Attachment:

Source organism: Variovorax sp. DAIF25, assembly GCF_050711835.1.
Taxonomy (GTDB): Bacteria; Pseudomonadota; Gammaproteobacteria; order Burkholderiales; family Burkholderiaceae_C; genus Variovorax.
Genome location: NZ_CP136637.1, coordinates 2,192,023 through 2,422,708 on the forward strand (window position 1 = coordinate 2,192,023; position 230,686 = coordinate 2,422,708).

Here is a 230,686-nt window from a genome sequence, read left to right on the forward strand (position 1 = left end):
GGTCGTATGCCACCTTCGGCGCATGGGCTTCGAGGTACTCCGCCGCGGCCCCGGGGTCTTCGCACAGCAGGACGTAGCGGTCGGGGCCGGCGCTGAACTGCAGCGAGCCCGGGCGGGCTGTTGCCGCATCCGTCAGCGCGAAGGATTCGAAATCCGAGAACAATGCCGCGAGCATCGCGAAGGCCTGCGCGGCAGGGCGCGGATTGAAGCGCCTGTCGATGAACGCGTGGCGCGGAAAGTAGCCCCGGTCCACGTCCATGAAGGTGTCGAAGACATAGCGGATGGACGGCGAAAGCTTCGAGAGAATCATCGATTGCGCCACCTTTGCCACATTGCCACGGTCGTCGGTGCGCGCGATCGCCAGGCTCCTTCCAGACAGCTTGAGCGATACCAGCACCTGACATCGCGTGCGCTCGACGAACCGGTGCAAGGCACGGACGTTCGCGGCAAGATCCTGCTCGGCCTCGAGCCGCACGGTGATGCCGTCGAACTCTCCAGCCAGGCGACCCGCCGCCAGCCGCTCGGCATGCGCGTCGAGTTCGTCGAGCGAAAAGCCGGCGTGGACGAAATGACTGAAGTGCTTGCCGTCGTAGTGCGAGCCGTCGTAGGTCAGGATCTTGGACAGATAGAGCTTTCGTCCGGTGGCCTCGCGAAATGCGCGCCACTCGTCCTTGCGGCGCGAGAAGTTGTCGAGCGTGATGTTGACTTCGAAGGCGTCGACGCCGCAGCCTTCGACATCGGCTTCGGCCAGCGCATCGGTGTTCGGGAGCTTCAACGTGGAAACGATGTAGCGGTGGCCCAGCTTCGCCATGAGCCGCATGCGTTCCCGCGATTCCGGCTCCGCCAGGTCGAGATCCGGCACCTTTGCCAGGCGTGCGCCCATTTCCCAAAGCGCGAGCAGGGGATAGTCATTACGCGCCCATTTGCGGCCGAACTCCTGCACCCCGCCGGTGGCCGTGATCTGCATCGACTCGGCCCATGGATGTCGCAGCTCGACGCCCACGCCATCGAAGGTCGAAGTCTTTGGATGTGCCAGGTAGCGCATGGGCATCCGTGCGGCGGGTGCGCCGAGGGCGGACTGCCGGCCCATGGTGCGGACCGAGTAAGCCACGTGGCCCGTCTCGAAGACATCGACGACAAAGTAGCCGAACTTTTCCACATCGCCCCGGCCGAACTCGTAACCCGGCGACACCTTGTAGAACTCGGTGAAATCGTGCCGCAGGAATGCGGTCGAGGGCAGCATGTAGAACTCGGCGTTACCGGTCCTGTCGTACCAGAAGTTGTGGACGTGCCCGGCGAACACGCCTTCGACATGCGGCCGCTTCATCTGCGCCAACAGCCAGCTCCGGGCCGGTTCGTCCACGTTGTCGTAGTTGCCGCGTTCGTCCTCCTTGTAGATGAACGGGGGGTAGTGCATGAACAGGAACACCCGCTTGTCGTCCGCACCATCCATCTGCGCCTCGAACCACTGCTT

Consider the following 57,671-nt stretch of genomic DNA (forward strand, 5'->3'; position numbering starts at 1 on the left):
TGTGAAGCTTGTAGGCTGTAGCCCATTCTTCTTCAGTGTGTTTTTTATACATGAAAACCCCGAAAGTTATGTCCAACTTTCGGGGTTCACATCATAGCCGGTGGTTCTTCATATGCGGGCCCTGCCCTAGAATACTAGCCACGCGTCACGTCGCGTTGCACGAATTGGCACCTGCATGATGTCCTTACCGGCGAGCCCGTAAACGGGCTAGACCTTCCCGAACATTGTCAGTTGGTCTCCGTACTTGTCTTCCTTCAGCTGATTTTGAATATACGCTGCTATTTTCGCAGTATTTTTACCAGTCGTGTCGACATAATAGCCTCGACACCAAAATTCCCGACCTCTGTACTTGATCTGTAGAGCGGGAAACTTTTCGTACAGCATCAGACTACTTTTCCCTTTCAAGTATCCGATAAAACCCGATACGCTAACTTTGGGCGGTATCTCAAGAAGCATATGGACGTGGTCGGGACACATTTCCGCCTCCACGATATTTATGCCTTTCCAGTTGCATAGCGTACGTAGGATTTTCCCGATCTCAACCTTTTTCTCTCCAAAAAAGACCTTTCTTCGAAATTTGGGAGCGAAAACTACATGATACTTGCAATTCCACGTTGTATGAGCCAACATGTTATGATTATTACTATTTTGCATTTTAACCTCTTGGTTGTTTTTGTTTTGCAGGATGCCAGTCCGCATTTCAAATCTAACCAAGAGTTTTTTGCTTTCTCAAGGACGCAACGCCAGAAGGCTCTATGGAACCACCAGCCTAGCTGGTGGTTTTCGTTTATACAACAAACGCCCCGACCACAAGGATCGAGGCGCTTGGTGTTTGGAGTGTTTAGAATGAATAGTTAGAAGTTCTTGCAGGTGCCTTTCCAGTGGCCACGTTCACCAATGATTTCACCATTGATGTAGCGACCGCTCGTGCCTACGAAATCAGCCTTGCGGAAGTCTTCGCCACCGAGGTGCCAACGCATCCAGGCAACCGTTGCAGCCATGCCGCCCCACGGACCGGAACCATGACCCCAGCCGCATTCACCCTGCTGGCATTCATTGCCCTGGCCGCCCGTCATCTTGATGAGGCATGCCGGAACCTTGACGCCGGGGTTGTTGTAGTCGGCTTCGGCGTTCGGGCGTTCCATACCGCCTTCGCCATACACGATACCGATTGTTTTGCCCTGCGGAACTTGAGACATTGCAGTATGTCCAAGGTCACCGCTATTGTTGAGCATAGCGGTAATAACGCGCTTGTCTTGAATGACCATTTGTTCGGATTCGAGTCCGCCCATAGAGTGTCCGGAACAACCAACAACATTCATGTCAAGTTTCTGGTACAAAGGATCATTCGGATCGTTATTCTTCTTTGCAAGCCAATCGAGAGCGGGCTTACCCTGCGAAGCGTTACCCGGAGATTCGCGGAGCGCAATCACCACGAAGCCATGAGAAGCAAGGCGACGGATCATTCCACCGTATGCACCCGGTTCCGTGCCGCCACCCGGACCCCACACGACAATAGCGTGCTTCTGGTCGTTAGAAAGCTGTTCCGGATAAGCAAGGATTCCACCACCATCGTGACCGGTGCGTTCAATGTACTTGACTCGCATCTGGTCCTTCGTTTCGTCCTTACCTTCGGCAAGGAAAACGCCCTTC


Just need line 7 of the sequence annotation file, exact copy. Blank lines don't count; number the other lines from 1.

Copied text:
TGTGAAGCTTGTAGGCTGTAGCCCATTCTTCTTCAGTGTGTTTTTTATACATGAAAACCCCGAAAGTTATGTCCAACTTTCGGGGTTCACATCATAGCCGGTGGTTCTTCATATGCGGGCCCTGCCCTAGAATACTAGCCACGCGTCACGTCGCGTTGCACGAATTGGCACCTGCATGATGTCCTTACCGGCGAGCCCGTAAACGGGCTAGACCTTCCCGAACATTGTCAGTTGGTCTCCGTACTTGTCTTCCTTCAGCTGATTTTGAATATACGCTGCTATTTTCGCAGTATTTTTACCAGTCGTGTCGACATAATAGCCTCGACACCAAAATTCCCGACCTCTGTACTTGATCTGTAGAGCGGGAAACTTTTCGTACAGCATCAGACTACTTTTCCCTTTCAAGTATCCGATAAAACCCGATACGCTAACTTTGGGCGGTATCTCAAGAAGCATATGGACGTGGTCGGGACACATTTCCGCCTCCACGATATTTATGCCTTTCCAGTTGCATAGCGTACGTAGGATTTTCCCGATCTCAACCTTTTTCTCTCCAAAAAAGACCTTTCTTCGAAATTTGGGAGCGAAAACTACATGATACTTGCAATTCCACGTTGTATGAGCCAACATGTTATGATTATTACTATTTTGCATTTTAACCTCTTGGTTGTTTTTGTTTTGCAGGATGCCAGTCCGCATTTCAAATCTAACCAAGAGTTTTTTGCTTTCTCAAGGACGCAACGCCAGAAGGCTCTATGGAACCACCAGCCTAGCTGGTGGTTTTCGTTTATACAACAAACGCCCCGACCACAAGGATCGAGGCGCTTGGTGTTTGGAGTGTTTAGAATGAATAGTTAGAAGTTCTTGCAGGTGCCTTTCCAGTGGCCACGTTCACCAATGATTTCACCATTGATGTAGCGACCGCTCGTGCCTACGAAATCAGCCTTGCGGAAGTCTTCGCCACCGAGGTGCCAACGCATCCAGGCAACCGTTGCAGCCATGCCGCCCCACGGACCGGAACCATGACCCCAGCCGCATTCACCCTGCTGGCATTCATTGCCCTGGCCGCCCGTCATCTTGATGAGGCATGCCGGAACCTTGACGCCGGGGTTGTTGTAGTCGGCTTCGGCGTTCGGGCGTTCCATACCGCCTTCGCCATACACGATACCGATTGTTTTGCCCTGCGGAACTTGAGACATTGCAGTATGTCCAAGGTCACCGCTATTGTTGAGCATAGCGGTAATAACGCGCTTGTCTTGAATGACCATTTGTTCGGATTCGAGTCCGCCCATAGAGTGTCCGGAACAACCAACAACATTCATGTCAAGTTTCTGGTACAAAGGATCATTCGGATCGTTATTCTTCTTTGCAAGCCAATCGAGAGCGGGCTTACCCTGCGAAGCGTTACCCGGAGATTCGCGGAGCGCAATCACCACGAAGCCATGAGAAGCAAGGCGACGGATCATTCCACCGTATGCACCCGGTTCCGTGCCGCCACCCGGACCCCACACGACAATAGCGTGCTTCTGGTCGTTAGAAAGCTGTTCCGGATAAGCAAGGATTCCACCACCATCGTGACCGGTGCGTTCAATGTACTTGACTCGCATCTGGTCCTTCGTTTCGTCCTTACCTTCGGCAAGGAAAACGCCCTTC